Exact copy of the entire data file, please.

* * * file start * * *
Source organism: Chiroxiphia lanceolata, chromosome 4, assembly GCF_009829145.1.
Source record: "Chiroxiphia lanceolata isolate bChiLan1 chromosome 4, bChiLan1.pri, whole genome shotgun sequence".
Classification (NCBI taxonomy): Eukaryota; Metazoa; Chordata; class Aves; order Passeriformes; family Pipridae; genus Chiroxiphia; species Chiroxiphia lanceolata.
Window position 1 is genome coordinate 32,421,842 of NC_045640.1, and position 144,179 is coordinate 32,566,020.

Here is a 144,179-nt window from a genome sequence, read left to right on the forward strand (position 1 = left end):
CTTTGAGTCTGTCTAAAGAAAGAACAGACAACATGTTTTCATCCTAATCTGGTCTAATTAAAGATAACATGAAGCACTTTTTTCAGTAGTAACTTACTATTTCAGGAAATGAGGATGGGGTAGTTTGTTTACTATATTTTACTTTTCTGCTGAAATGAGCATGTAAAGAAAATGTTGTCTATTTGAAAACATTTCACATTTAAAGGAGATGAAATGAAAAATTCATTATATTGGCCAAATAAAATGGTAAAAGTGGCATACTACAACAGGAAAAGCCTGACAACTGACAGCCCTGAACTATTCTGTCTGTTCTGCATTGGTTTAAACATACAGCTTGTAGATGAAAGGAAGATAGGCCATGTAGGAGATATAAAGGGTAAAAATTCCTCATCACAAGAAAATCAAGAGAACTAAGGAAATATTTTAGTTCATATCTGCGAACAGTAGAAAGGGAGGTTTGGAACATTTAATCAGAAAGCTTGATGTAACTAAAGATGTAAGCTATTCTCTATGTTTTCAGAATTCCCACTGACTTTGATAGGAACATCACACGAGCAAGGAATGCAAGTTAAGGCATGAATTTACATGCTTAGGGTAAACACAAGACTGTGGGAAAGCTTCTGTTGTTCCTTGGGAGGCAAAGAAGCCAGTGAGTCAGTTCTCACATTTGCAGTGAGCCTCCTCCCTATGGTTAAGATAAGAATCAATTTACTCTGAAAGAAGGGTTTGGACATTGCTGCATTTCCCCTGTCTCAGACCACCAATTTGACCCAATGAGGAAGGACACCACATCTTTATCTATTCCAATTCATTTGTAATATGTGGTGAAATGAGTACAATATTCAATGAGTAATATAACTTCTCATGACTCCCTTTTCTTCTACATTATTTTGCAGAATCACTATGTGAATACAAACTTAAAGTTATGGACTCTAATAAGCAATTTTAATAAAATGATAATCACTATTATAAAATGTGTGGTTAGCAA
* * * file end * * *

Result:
Source organism: Chiroxiphia lanceolata, chromosome 4, assembly GCF_009829145.1.
Source record: "Chiroxiphia lanceolata isolate bChiLan1 chromosome 4, bChiLan1.pri, whole genome shotgun sequence".
Classification (NCBI taxonomy): Eukaryota; Metazoa; Chordata; class Aves; order Passeriformes; family Pipridae; genus Chiroxiphia; species Chiroxiphia lanceolata.
Window position 1 is genome coordinate 32,421,842 of NC_045640.1, and position 144,179 is coordinate 32,566,020.

Here is a 144,179-nt window from a genome sequence, read left to right on the forward strand (position 1 = left end):
CTTTGAGTCTGTCTAAAGAAAGAACAGACAACATGTTTTCATCCTAATCTGGTCTAATTAAAGATAACATGAAGCACTTTTTTCAGTAGTAACTTACTATTTCAGGAAATGAGGATGGGGTAGTTTGTTTACTATATTTTACTTTTCTGCTGAAATGAGCATGTAAAGAAAATGTTGTCTATTTGAAAACATTTCACATTTAAAGGAGATGAAATGAAAAATTCATTATATTGGCCAAATAAAATGGTAAAAGTGGCATACTACAACAGGAAAAGCCTGACAACTGACAGCCCTGAACTATTCTGTCTGTTCTGCATTGGTTTAAACATACAGCTTGTAGATGAAAGGAAGATAGGCCATGTAGGAGATATAAAGGGTAAAAATTCCTCATCACAAGAAAATCAAGAGAACTAAGGAAATATTTTAGTTCATATCTGCGAACAGTAGAAAGGGAGGTTTGGAACATTTAATCAGAAAGCTTGATGTAACTAAAGATGTAAGCTATTCTCTATGTTTTCAGAATTCCCACTGACTTTGATAGGAACATCACACGAGCAAGGAATGCAAGTTAAGGCATGAATTTACATGCTTAGGGTAAACACAAGACTGTGGGAAAGCTTCTGTTGTTCCTTGGGAGGCAAAGAAGCCAGTGAGTCAGTTCTCACATTTGCAGTGAGCCTCCTCCCTATGGTTAAGATAAGAATCAATTTACTCTGAAAGAAGGGTTTGGACATTGCTGCATTTCCCCTGTCTCAGACCACCAATTTGACCCAATGAGGAAGGACACCACATCTTTATCTATTCCAATTCATTTGTAATATGTGGTGAAATGAGTACAATATTCAATGAGTAATATAACTTCTCATGACTCCCTTTTCTTCTACATTATTTTGCAGAATCACTATGTGAATACAAACTTAAAGTTATGGACTCTAATAAGCAATTTTAATAAAATGATAATCACTATTATAAAATGTGTGGTTAGCAA